“Everyone has equal opportunity in becoming a future Hall of Honor inductee,” he said. “Keep working hard in school and you too may one day be inducted into the Hall of Honor.”
The audience cheers as Nguyen introduces the inductee of the Hall of Honor of 2020, Leilani Okuda.
Okuda is a graduate of McKinley’s class of 1983. As a student, she was active in numerous activities such as student government, Pinion staff, and Quill and Scroll. She served as an educator athlete and coach to the students of McKinley, teaching physical education for the past 25 years and has served as a softball coach since 1980. She was also an athletic director at Radford High School, MCAA collegiate umpire and president of the Wahine amateur softball association.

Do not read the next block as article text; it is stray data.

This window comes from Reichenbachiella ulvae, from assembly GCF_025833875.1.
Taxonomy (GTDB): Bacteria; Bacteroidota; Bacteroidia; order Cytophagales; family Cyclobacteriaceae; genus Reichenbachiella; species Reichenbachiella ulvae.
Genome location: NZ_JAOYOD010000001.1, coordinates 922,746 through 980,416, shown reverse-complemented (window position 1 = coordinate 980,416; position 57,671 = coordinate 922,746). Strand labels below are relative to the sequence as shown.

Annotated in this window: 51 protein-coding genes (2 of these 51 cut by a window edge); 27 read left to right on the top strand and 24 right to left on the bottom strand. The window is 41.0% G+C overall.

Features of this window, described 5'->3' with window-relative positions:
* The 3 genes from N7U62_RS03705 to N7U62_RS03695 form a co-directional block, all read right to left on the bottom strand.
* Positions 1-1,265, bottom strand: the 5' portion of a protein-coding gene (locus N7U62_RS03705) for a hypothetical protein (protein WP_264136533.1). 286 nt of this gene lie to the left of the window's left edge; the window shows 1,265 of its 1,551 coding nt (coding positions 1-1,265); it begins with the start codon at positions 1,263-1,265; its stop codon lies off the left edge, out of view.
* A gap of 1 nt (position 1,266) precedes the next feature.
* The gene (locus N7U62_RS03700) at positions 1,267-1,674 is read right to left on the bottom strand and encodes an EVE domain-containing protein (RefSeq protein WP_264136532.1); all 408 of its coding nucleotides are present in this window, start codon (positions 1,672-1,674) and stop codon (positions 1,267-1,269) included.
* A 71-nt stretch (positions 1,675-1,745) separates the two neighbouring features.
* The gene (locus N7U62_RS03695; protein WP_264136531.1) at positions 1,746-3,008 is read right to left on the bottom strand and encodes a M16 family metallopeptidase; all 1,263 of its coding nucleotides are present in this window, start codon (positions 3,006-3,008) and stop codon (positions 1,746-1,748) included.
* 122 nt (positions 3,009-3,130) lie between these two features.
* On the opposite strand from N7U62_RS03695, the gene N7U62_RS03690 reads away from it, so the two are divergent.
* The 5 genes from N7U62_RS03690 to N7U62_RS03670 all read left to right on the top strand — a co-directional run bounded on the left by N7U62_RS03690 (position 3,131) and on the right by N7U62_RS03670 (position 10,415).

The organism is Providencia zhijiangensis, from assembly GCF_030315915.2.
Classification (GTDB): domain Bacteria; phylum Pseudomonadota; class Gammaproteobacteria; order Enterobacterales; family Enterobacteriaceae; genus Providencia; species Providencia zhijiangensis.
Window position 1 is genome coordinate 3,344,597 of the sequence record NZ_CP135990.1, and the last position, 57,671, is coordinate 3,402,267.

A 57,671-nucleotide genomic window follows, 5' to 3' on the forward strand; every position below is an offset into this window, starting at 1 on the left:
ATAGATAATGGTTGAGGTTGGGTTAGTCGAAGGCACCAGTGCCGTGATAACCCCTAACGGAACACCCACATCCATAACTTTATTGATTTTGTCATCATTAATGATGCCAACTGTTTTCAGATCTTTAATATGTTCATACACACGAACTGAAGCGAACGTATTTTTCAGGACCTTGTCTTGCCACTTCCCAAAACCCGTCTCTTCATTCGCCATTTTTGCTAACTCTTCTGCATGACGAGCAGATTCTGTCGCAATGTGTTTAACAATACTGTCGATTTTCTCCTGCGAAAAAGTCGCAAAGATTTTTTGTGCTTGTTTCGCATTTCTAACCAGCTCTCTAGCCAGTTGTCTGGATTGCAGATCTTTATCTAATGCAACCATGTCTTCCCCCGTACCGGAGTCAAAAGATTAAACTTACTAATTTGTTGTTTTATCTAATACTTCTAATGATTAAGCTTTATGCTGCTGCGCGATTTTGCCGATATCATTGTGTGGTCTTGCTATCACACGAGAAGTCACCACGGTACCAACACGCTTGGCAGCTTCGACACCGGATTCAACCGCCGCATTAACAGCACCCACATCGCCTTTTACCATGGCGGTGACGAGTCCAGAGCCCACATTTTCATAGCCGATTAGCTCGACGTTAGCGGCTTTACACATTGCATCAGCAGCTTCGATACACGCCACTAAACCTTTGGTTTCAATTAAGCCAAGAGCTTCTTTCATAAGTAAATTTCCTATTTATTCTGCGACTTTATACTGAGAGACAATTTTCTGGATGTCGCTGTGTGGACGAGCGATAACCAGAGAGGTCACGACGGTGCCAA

Malae said she was surprised when she heard that Ms. Okuda had a role in the Olympics.
“Ms. Okuda is definitely an inspiration for many,” she said. “Hearing that she umpired for the Olympics. I sat there and went, ‘Wait, what?’ She has inspired me to work harder and smarter, to be resilient and to believe in myself.”
Vianna Lee, the student body recording secretary, said Okuda has positively changed her student’s lives and the world.
“Amongst Ms. Okuda’s numerous titles, she has made positive impacts serving as a softball coach,” Lee said. “She inspired her players not only on the fields and in classrooms, but transformed the lives of her students tremendously.”